I try not to stop there too often, I really don't have a lot of extra money to be throwing away. But the occasional under $10 spending spree is sometimes necessary to maintain sanity.
I found some terrific treasures! Five sharp knives for $2, and knives were something I'd needed. Anthony Bourdain's seminal book, Kitchen Confidential, for 50 cents. Hey, can't go wrong with that. A small purse for $1, and it was clean. A vintage hard cover Methodist Hymnal for $1. I plan to use the pages for collage etc.
And this: a vintage Kodak Vigilant Six-20 collapsible camera, complete with instruction manual and surprise ephemera! It was $4. Wow.
The Kodak Vigilant Six-20 medium format camera was manufactured between 1939-1949 and originally sold for US $38 (about US $642 in 2016). There were several variations of shutter/lens combinations probably due to the war and scarce materials, and also that the technology at that time was rapidly advancing. My particular version with the Dakon lens was manufactured between 1946-1948.
My father had given me my first camera, a 1930's Olympus. I am sorry I got rid of it, or rather, I don't know what happened to it. I was fond of that ole camera. These are the first two photos I took with it:
I also owned at one time a Russian Lomo camera, which I loved. I gave that one away. I do like old cameras.
My Kodak isn't rare so it is not worth much money, I looked that up. I just like the vintage look, the heft and weight, the ephemera, and the charm of finding a magnificent machine like this at a second hand store next to the hammers. Here is the Kodak I found yesterday, pretty cool:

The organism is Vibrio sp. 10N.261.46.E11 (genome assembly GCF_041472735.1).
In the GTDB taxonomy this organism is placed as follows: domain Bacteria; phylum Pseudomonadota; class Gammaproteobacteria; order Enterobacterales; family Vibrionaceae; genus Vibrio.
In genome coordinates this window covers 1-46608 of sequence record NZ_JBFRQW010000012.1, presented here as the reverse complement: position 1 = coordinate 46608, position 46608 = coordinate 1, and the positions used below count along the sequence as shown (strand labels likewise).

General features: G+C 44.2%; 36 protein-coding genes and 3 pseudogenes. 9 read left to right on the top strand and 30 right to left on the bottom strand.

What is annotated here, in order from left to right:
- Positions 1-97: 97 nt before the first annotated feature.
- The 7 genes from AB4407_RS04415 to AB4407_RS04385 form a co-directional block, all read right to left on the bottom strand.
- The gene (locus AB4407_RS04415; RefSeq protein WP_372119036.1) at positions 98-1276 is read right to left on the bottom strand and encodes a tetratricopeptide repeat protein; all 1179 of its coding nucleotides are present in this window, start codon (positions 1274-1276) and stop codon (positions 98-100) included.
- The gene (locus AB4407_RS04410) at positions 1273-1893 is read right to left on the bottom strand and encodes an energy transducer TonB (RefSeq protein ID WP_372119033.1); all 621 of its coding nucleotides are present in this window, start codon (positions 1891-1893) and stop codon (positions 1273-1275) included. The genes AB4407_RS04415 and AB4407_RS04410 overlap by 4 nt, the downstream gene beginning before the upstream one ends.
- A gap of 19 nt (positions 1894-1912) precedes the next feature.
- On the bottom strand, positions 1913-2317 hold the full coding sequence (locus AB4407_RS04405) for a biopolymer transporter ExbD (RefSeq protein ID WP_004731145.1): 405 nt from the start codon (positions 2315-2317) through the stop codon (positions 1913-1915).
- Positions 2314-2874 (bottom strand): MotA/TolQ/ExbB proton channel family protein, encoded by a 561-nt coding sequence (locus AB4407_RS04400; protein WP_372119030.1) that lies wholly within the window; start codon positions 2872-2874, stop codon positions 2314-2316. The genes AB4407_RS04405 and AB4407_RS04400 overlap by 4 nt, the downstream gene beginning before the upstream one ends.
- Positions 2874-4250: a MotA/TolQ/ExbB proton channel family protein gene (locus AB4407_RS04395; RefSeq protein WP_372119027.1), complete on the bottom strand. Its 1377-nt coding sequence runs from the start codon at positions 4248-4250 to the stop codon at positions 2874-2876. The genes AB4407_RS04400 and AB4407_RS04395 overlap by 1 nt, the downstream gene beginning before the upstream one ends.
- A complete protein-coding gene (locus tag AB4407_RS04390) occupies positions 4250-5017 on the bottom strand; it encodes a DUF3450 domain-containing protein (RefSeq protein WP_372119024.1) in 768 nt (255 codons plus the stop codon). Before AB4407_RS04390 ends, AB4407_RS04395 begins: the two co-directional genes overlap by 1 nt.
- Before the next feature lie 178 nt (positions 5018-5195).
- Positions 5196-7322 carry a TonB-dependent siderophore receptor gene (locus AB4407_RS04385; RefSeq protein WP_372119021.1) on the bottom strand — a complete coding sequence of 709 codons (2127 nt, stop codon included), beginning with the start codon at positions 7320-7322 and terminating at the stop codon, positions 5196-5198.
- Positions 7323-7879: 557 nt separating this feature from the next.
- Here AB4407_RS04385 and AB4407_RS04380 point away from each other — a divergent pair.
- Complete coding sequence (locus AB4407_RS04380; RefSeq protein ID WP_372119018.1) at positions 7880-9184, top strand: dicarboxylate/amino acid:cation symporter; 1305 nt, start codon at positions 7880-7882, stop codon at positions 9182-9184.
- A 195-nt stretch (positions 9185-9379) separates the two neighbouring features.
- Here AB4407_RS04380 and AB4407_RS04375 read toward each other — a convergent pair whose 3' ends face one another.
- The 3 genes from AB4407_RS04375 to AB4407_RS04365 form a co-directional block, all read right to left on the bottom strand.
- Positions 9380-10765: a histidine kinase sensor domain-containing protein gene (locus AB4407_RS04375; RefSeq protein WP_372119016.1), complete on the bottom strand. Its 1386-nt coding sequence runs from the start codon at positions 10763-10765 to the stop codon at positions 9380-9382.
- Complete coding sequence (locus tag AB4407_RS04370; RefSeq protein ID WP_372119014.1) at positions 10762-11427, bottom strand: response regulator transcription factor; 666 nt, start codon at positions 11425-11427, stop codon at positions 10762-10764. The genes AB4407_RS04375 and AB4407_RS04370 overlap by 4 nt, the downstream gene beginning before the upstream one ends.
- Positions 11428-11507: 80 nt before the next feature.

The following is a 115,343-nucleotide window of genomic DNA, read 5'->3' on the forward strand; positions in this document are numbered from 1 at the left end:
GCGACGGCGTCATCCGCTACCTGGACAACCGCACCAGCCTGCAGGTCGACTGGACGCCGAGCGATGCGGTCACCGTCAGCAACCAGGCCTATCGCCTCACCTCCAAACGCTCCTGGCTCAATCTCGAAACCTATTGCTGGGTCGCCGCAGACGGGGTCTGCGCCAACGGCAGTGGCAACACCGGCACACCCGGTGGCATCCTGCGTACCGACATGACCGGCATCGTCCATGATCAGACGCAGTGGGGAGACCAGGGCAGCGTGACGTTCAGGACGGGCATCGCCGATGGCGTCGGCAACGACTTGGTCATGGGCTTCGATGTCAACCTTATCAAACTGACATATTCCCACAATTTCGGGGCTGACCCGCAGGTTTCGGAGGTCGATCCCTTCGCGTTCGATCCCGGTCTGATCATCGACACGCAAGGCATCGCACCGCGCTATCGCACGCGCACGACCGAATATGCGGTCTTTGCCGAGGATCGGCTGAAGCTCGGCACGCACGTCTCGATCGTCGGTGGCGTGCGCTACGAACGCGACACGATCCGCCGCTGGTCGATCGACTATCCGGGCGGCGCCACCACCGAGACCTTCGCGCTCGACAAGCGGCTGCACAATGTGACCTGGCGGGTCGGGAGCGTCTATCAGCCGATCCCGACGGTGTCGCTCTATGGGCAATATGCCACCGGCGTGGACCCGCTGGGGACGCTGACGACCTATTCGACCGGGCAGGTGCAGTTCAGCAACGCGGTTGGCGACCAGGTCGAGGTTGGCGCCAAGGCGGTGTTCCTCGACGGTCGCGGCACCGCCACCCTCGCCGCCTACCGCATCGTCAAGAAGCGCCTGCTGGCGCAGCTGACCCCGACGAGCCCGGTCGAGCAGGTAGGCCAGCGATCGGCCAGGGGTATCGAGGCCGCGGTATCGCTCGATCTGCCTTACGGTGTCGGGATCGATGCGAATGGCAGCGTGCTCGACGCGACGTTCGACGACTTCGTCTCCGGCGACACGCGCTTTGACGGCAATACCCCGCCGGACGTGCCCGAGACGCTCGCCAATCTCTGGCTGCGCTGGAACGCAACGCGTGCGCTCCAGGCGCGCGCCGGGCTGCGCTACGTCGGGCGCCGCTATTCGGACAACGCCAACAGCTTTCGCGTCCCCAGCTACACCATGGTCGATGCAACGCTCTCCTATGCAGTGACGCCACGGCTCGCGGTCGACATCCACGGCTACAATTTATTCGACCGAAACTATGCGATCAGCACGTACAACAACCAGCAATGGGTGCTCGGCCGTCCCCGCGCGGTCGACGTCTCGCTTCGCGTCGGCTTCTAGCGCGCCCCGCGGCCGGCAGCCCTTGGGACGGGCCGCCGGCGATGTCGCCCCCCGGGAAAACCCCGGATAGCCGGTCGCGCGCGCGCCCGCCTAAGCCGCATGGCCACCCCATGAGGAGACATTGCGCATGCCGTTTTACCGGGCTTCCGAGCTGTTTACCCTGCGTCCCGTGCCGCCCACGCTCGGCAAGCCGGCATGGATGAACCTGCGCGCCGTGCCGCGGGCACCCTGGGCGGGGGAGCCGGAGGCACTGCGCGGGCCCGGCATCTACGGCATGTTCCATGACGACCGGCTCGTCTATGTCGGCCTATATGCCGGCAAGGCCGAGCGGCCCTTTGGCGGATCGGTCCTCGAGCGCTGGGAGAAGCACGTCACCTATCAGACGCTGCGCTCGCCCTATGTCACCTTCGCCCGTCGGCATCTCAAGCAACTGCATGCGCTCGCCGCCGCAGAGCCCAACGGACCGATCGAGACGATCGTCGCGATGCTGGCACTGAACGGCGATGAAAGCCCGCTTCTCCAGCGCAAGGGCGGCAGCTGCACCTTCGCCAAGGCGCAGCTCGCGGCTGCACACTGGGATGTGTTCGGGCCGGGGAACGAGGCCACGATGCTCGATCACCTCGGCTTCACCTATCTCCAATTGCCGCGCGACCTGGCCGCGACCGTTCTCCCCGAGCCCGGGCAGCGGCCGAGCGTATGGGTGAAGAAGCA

The ephemera I mentioned. The pouch the Vigilant came in also held these, a guide to taking snapshots under different conditions, the manual, and a ticket to the photo-sub.
The photo-sub at Silver Springs is a Florida attraction and has been designated a historical landmark. It was founded in 1852 alongside the clear artesian waters springing up from the waters under Marion County FL. In this HuffPo article from 2013, we learn that
Just east of Ocala, Silver Springs is one of the world’s largest artesian springs, gushing up to 550 million gallons of clear water to form the Silver River, a 4½-mile shorty that feeds the Ocklawaha River and eventually the St. Johns. Glass-bottom boats were invented and launched here in the 1870s, and in the 1920s a pair of developers created what became the theme park — and what many call Florida’s first tourist attraction. Animal exhibits, rides and a water park joined the glass-bottom boats, from which visitors still eye fish and fossils beneath the surface, and turtles, alligators and myriad birds above it.The photo-sub to which the ticket refers was another attraction developed for the pleasure of shutter bug tourists. From this 1956 magazine touting the Springs,
Adapted for taking moving pictures, the "photo-sub" has a well in the forward section. Glass windows in the well permit the photographer to follow the movements of swimmers, and to portray, with fidelity, the great variety of underwater life in Silver Springs.And here is the photo-sub. You see out one of the portholes, one of the swimmers had approached right up close, giving the photo-riders a great photo-opp.
The little trip down nostalgia lane sparked by the discovery of the Vigilant Kodak was fun. I learned a lot about cameras and lenses of that period as well as the history of the Silver Springs attraction. Second hand shops...you never know what you'll find!